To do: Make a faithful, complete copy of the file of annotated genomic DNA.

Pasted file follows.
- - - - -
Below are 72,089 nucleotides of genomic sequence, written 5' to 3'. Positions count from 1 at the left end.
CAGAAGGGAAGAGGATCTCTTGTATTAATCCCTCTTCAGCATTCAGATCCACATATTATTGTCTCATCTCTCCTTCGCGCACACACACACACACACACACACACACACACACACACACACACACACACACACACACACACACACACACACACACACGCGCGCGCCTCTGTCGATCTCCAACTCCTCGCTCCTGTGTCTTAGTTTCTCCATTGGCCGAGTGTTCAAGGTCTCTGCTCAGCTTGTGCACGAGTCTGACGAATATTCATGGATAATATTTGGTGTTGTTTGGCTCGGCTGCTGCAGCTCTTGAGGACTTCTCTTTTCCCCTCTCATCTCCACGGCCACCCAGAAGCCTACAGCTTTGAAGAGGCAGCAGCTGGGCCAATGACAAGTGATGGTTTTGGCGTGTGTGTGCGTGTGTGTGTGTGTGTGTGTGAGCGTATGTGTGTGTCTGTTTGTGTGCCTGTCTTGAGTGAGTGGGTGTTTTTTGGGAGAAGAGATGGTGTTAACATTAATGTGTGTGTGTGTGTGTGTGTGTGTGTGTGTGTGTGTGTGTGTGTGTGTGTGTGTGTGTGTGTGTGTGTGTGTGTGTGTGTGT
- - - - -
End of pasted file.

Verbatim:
Below are 72,089 nucleotides of genomic sequence, written 5' to 3'. Positions count from 1 at the left end.
CAGAAGGGAAGAGGATCTCTTGTATTAATCCCTCTTCAGCATTCAGATCCACATATTATTGTCTCATCTCTCCTTCGCGCACACACACACACACACACACACACACACACACACACACACACACACACACACACACACACACACACACACACACACGCGCGCGCCTCTGTCGATCTCCAACTCCTCGCTCCTGTGTCTTAGTTTCTCCATTGGCCGAGTGTTCAAGGTCTCTGCTCAGCTTGTGCACGAGTCTGACGAATATTCATGGATAATATTTGGTGTTGTTTGGCTCGGCTGCTGCAGCTCTTGAGGACTTCTCTTTTCCCCTCTCATCTCCACGGCCACCCAGAAGCCTACAGCTTTGAAGAGGCAGCAGCTGGGCCAATGACAAGTGATGGTTTTGGCGTGTGTGTGCGTGTGTGTGTGTGTGTGTGTGAGCGTATGTGTGTGTCTGTTTGTGTGCCTGTCTTGAGTGAGTGGGTGTTTTTTGGGAGAAGAGATGGTGTTAACATTAATGTGTGTGTGTGTGTGTGTGTGTGTGTGTGTGTGTGTGTGTGTGTGTGTGTGTGTGTGTGTGTGTGTGTGTGTGTGTGTGTGT